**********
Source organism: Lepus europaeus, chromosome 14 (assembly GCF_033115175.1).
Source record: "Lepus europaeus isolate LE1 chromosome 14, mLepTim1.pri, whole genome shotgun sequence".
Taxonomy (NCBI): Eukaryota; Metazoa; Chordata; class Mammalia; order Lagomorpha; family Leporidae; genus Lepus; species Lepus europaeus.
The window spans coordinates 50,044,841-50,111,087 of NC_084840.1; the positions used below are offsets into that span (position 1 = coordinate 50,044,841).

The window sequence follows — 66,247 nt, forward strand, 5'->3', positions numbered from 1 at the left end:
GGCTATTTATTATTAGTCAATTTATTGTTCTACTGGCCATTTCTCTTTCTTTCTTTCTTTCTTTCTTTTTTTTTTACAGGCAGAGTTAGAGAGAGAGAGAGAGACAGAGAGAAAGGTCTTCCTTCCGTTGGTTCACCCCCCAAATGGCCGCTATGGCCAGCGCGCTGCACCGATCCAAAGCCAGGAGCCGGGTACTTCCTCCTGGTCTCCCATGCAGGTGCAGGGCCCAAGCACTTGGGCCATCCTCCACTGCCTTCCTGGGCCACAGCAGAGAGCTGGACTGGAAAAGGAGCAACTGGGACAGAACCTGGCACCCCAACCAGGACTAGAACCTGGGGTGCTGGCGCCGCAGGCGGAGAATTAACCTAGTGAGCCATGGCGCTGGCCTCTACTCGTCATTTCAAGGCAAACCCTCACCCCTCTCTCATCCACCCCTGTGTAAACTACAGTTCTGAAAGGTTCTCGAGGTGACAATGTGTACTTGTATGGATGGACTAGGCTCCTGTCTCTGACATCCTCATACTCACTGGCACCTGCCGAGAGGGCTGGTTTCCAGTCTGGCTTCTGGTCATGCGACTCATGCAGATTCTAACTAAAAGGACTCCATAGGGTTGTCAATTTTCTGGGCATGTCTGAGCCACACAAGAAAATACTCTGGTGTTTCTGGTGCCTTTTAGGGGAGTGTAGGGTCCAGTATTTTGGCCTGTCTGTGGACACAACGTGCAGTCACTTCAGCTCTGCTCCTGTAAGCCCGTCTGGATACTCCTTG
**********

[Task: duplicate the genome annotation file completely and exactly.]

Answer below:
Source organism: Lepus europaeus, chromosome 14 (assembly GCF_033115175.1).
Source record: "Lepus europaeus isolate LE1 chromosome 14, mLepTim1.pri, whole genome shotgun sequence".
Taxonomy (NCBI): Eukaryota; Metazoa; Chordata; class Mammalia; order Lagomorpha; family Leporidae; genus Lepus; species Lepus europaeus.
The window spans coordinates 50,044,841-50,111,087 of NC_084840.1; the positions used below are offsets into that span (position 1 = coordinate 50,044,841).

The window sequence follows — 66,247 nt, forward strand, 5'->3', positions numbered from 1 at the left end:
GGCTATTTATTATTAGTCAATTTATTGTTCTACTGGCCATTTCTCTTTCTTTCTTTCTTTCTTTCTTTTTTTTTTACAGGCAGAGTTAGAGAGAGAGAGAGAGACAGAGAGAAAGGTCTTCCTTCCGTTGGTTCACCCCCCAAATGGCCGCTATGGCCAGCGCGCTGCACCGATCCAAAGCCAGGAGCCGGGTACTTCCTCCTGGTCTCCCATGCAGGTGCAGGGCCCAAGCACTTGGGCCATCCTCCACTGCCTTCCTGGGCCACAGCAGAGAGCTGGACTGGAAAAGGAGCAACTGGGACAGAACCTGGCACCCCAACCAGGACTAGAACCTGGGGTGCTGGCGCCGCAGGCGGAGAATTAACCTAGTGAGCCATGGCGCTGGCCTCTACTCGTCATTTCAAGGCAAACCCTCACCCCTCTCTCATCCACCCCTGTGTAAACTACAGTTCTGAAAGGTTCTCGAGGTGACAATGTGTACTTGTATGGATGGACTAGGCTCCTGTCTCTGACATCCTCATACTCACTGGCACCTGCCGAGAGGGCTGGTTTCCAGTCTGGCTTCTGGTCATGCGACTCATGCAGATTCTAACTAAAAGGACTCCATAGGGTTGTCAATTTTCTGGGCATGTCTGAGCCACACAAGAAAATACTCTGGTGTTTCTGGTGCCTTTTAGGGGAGTGTAGGGTCCAGTATTTTGGCCTGTCTGTGGACACAACGTGCAGTCACTTCAGCTCTGCTCCTGTAAGCCCGTCTGGATACTCCTTG